Wired’s Disingenuous “23andMe Excludes Palestine” Piece Gets Even More Disingenuous

Remember how last week I posted about the Wired piece Mohammed is Palestinian. Why does 23andMe think he’s Egyptian?, which inexplicably focus on palestinian complaints that returned results did not include “Palestine”, even though the same could be said for Israel?

One of the things I noted at the time was one of those complaining had a Jewish-sounding surname:

“At the end of the day cities like Jerusalem, Jaffa,  Acre, Jericho and Hebron have had inhabitants for thousands of years,” says Amber-Rose Kedem, another 23andMe customer. When Kedem first took the test in 2019, her two largest percentages were Peninsular Arab (25 per cent) and Levantine (15 per cent). But when she decided to check her updated reports earlier in this year, Kedem was categorised as 37 per cent Peninsular Arab and only 0.8 per cent Levantine. “I see it as purposeful erasure,” she says.

I have to admit when I made my comment about it, I assumed she was an Arab identifying as “Palestinian”, given the entire gist of the article and the mention of her test results including “Peninsular Arab (25 per cent).” My comment about her Jewish-sounding surname was meant ironically.

It turns out she is Jewish, and she seems pro-Israel, or at least not someone who would identify as “Palestinian.” So the article did a bait-and-switch; they quoted her as a “Jewish” person for whom “Israel” did not appear in the results, while not explicitly stating this, instead making out like they were still referring to a “Palestine” Arab.

But it gets worse. They actually amended the article since my post, to remove her Jewish surname “Kedem”:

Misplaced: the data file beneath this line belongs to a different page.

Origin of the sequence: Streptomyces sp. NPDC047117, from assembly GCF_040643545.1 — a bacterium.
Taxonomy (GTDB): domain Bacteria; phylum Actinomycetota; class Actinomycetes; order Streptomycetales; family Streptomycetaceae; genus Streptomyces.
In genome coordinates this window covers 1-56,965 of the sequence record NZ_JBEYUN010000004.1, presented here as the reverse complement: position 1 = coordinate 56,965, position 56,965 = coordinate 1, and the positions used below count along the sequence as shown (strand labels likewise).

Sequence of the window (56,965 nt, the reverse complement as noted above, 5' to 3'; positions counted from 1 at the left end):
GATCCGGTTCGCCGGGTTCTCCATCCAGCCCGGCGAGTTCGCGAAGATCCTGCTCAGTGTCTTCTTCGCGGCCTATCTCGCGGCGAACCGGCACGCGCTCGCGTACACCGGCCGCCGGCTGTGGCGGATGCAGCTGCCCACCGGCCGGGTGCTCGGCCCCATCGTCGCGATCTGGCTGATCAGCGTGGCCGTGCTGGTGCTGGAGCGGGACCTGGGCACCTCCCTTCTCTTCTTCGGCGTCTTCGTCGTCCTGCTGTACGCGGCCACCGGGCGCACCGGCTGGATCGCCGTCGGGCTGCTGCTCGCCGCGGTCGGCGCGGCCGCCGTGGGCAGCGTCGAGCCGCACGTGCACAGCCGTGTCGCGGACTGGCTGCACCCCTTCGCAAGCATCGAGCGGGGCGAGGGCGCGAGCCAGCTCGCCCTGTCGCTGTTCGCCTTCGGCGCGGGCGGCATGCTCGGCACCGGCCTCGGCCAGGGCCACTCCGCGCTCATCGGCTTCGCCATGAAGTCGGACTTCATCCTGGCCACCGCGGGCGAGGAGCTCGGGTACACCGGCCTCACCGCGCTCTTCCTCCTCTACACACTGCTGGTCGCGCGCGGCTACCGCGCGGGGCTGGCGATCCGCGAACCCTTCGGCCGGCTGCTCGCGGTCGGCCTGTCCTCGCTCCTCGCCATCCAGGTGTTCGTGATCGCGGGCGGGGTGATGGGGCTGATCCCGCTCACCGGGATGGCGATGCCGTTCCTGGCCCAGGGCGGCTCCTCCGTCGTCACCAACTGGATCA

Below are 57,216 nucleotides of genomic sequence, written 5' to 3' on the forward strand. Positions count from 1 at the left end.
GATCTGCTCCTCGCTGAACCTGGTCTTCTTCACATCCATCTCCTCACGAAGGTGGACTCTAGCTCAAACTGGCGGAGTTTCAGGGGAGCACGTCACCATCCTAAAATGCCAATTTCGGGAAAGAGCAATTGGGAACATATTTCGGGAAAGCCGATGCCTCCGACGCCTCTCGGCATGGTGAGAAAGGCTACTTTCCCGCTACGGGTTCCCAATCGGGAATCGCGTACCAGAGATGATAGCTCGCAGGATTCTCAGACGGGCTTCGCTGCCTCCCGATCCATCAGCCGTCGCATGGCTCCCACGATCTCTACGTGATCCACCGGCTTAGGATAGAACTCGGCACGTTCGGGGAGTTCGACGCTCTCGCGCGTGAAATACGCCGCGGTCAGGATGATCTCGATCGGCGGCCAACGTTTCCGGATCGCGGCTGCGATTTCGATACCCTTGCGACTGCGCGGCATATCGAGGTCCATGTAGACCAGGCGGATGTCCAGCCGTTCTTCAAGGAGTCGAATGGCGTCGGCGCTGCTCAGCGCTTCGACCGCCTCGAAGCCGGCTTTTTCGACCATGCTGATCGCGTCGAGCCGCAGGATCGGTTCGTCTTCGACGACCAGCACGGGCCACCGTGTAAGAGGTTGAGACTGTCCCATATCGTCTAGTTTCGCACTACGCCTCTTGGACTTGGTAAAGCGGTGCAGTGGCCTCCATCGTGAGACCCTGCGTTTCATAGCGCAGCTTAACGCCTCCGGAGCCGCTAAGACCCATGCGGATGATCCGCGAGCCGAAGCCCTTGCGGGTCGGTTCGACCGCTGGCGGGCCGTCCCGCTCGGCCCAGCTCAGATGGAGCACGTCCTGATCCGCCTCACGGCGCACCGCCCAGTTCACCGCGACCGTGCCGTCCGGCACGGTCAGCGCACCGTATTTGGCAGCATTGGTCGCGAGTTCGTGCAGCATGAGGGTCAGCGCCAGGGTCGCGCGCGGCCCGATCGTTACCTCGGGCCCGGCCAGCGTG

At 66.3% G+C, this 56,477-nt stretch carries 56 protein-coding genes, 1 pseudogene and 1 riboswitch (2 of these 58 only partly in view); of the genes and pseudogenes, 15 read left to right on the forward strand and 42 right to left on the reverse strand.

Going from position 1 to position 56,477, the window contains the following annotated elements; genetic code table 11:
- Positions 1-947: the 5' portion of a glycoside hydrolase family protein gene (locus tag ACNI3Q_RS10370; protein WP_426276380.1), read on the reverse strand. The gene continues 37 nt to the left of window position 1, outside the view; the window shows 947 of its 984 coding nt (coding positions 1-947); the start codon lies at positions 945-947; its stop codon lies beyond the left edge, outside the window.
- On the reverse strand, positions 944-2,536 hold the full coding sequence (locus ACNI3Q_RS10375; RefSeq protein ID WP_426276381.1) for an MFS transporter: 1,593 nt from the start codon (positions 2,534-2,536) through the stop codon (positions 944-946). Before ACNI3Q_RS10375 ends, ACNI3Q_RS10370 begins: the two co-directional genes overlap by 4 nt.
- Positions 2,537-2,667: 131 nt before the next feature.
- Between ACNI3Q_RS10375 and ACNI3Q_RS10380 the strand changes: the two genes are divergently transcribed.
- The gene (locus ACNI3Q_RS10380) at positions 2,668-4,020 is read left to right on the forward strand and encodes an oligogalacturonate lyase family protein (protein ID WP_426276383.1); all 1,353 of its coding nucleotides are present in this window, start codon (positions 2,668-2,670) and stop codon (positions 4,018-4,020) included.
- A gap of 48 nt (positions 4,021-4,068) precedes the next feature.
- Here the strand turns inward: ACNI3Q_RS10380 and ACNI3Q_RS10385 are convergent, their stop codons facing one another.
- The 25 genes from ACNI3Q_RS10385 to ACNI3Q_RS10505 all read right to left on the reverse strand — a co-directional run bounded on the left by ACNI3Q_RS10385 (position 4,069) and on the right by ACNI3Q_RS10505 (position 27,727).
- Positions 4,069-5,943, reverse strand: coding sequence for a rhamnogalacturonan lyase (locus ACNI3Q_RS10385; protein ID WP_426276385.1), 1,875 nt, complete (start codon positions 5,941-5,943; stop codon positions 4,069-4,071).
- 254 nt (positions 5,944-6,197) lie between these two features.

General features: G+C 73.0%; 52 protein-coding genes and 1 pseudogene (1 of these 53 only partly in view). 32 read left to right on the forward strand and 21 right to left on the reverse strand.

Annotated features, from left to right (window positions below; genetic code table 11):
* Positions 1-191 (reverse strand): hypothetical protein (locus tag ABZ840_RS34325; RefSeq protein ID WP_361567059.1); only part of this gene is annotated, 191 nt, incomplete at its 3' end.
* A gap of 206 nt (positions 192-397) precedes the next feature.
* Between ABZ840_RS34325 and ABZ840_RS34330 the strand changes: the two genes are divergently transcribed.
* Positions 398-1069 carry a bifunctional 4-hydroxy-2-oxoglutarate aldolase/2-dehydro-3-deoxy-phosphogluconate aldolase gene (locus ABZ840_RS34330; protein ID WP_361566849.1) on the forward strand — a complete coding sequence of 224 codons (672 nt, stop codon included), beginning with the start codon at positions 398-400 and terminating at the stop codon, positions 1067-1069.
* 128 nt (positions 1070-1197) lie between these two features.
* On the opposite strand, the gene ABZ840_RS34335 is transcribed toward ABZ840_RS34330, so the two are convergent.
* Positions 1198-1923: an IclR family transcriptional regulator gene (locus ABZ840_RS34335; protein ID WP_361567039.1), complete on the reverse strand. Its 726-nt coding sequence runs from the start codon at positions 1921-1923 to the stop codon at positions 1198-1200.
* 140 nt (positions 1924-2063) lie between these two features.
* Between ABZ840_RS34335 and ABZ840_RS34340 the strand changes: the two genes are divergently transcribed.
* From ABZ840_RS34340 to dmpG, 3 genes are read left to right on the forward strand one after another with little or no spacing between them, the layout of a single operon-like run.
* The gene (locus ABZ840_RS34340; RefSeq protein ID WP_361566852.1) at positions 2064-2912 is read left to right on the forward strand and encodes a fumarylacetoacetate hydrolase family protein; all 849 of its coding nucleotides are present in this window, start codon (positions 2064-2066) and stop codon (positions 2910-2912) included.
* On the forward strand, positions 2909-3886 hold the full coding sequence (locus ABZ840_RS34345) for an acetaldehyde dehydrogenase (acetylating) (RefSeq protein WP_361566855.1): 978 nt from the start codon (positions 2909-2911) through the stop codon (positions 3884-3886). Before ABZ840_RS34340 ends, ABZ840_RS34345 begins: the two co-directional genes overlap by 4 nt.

Screenshot from amended Wired article

Neither Palestine or Israel is listed as a possible country of ancestry in the company’s test results. “At the end of the day cities like Jerusalem, Jaffa,  Acre, Jericho and Hebron have had inhabitants for thousands of years,” says Amber Rose, another 23andMe customer. When Amber Rose first took the test in 2019, her two largest percentages were Peninsular Arab (25 per cent) and Levantine (15 per cent). But when she decided to check her updated reports earlier in this year, Amber Rose was categorised as 37 per cent Peninsular Arab and only 0.8 per cent Levantine. “I see it as purposeful erasure,” she says.

While it is theoretically possible they did this to protect her identity (which seems weird, since they did not do that at the outset), it certainly looks like they are deliberately trying to make out like she is another Arab person complaining about having her “Palestinian” identity erased.

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David Lange

A law school graduate, David Lange transitioned from work in the oil and hi-tech industries into fulltime Israel advocacy. He is a respected commentator and Middle East analyst who has often been cited by the mainstream media

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